Tis the Season for Peace

Tis the Season for Peace

Sermon Podcast Audio

Do you ever feel guilty at Christmastime? You look around. You see all the smiling faces. You smell the delicious aromas of peppermint, gingerbread, and cinnamon. You hear the carols and other music telling you, “It’s the Most Wonderful Time of the Year.” And you are reminded of all the emotions that you are “supposed” to have, the “right” way to experience Christmas, but for you, your experience is different.  

You can fake those emotions publicly, but on the inside, you feel like you would just like December 26th to get here as quickly as possible. Inside, you feel like you have lost Christmas. 

There is an aspect of Christmas that, to me, can be even very difficult to find this time of year. It is splashed across the front of Christmas cards. It’s on banners in malls. The carols proclaim it.  And at the very first Christmas, the angels sang about it. Peace on earth. 

In Luke’s gospel, we find a very familiar passage, probably the most familiar telling of the Christmas story. Even if you’ve never read the Bible before, if you’ve seen A Charlie Brown Christmas, you know this passage. Luke chapter two takes us to that special delivery so many years ago. And in verse 8, after Mary had given birth to Jesus, we read of a birth announcement like none other. 

And there were shepherds living out in the fields nearby, keeping watch over their flocks at night. An angel of the Lord appeared to them, and the glory of the Lord shone around them, and they were terrified. But the angel said to them, “Do not be afraid. I bring you good news that will cause great joy for all the people. Today in the town of David a Savior has been born to you; he is the Messiah, the Lord. This will be a sign to you: You will find a baby wrapped in cloths and lying in a manger.”  

Suddenly a great company of the heavenly host appeared with the angel, praising God and saying,

 “Glory to God in the highest heaven, and on earth peace to those on whom his favor rests.” 

When the angels had left them and gone into heaven, the shepherds said to one another, “Let’s go to Bethlehem and see this thing that has happened, which the Lord has told us about.” (Luke 2:8-15 NIV)

 Peace on earth. It’s easy to read that phrase and make some assumptions. One assumption is that the birth of Jesus, the coming of the Messiah, was to usher in an era of peace on earth. And Christmas and peace…together in the same sentence. seems oxymoronic to most of us today. 
Because instead of peace. We see images of people trampling one another to save a dollar on a flat screen TV. We see frantic people wandering through shopping malls. There doesn’t appear to be peace there.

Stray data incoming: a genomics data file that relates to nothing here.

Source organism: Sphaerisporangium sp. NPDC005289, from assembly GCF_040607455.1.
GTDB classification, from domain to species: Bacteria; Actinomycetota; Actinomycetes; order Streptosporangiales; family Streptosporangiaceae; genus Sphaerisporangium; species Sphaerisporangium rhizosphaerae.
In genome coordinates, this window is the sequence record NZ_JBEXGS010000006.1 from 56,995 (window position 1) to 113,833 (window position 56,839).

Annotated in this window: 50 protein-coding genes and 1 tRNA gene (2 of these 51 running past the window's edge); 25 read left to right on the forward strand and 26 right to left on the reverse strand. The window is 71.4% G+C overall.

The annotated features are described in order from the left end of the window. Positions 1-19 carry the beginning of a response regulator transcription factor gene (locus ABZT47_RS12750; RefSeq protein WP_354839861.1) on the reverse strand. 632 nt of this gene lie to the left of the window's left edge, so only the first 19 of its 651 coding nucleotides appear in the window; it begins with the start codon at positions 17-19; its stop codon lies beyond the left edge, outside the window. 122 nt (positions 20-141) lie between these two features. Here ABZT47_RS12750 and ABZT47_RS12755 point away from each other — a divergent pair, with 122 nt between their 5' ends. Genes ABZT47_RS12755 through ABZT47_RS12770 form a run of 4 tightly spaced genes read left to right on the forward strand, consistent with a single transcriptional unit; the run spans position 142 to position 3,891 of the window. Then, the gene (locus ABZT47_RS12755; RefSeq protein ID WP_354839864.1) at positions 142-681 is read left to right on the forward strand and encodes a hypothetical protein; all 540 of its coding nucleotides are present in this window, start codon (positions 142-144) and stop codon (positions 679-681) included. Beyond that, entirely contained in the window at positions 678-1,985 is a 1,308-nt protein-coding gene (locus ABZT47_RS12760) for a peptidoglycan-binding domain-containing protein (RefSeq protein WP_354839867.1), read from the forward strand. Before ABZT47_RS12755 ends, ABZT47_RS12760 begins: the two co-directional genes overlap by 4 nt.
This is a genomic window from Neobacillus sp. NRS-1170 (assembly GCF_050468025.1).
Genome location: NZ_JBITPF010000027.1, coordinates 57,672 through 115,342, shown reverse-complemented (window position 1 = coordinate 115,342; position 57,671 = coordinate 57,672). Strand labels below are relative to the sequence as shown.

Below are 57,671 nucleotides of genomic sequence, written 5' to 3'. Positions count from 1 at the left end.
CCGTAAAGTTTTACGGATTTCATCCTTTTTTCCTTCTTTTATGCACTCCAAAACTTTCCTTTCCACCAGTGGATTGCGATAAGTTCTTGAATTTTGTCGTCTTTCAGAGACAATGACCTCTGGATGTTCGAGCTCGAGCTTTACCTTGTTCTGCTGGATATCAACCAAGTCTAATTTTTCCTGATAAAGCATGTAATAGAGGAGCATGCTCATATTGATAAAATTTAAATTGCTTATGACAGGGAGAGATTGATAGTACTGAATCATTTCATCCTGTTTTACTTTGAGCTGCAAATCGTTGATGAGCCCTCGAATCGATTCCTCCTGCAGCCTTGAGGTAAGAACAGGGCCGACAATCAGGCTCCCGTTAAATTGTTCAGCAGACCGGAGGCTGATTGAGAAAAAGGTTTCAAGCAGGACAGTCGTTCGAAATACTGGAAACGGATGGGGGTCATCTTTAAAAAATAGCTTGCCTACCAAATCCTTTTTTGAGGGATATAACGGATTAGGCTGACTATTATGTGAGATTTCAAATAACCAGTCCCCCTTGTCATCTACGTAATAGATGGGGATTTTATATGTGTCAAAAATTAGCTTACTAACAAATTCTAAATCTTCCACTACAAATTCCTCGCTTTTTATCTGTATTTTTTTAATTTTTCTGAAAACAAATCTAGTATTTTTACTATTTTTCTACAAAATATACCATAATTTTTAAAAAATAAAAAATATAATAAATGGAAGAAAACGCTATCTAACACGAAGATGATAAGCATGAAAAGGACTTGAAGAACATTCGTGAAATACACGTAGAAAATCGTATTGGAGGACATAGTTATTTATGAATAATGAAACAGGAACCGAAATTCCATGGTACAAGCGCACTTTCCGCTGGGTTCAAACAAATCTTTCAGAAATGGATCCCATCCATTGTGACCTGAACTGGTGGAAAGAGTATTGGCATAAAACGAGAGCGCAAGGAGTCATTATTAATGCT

Zoom out just a little bit and look for peace there. In Ferguson, Missouri. In New York City. Two cities that have recently had incidents between cops and black men that both ended in the death of the black men. Grand juries were convened and both came back with not indictments of either police officer. 
And then protests and riots ensued. The images of looting, burning buildings, tear gas, people being arrested. Where is peace there? 

Zoom out even wider and look at think about the angels statement, “Peace on earth.” The Middle East with ISIS. Iran. Afghanistan. Countries in Africa dealing with civil wars. Unrest in Hong Kong. Am I missing the peace? 

How is this possible? Did the angels not get a memo changing things? Did they miss something? And if they missed something, how could they miss something so big? Peace on earth? Where? 

What Peace Is Not

When we think of Christmas peace, isn’t this where our minds go? We begin by looking at the political conflict all around us. And in all fairness, if someone were to look at us and say, “Jesus and his followers have been around for about 2,000 years now. This message of peace has been out there for a long time. It’s obviously not working!” Could we disagree? Did the birth of Jesus mean the end of war, bloodshed, oppression, injustice? Simple logic and our eyes tell us that couldn’t have been the case. That can’t be the type of peace that the Bible is referring to.

 Well, does it then mean a more therapeutic, internal feeling of peace? This idea that since Jesus was born and the angels declared peace must mean that I will never experience unrest, inner turmoil in my own life. Right? 

As Christians, we can be our own worst enemies on this one. We feel stress, tension, unrest in our souls, and we think, if I know Jesus, I should never feel this way. I am supposed to be “at peace” all the time. Nothing should ever rock my boat. And there may be times that we actually feel that way. We feel a few moments of peace and life is great…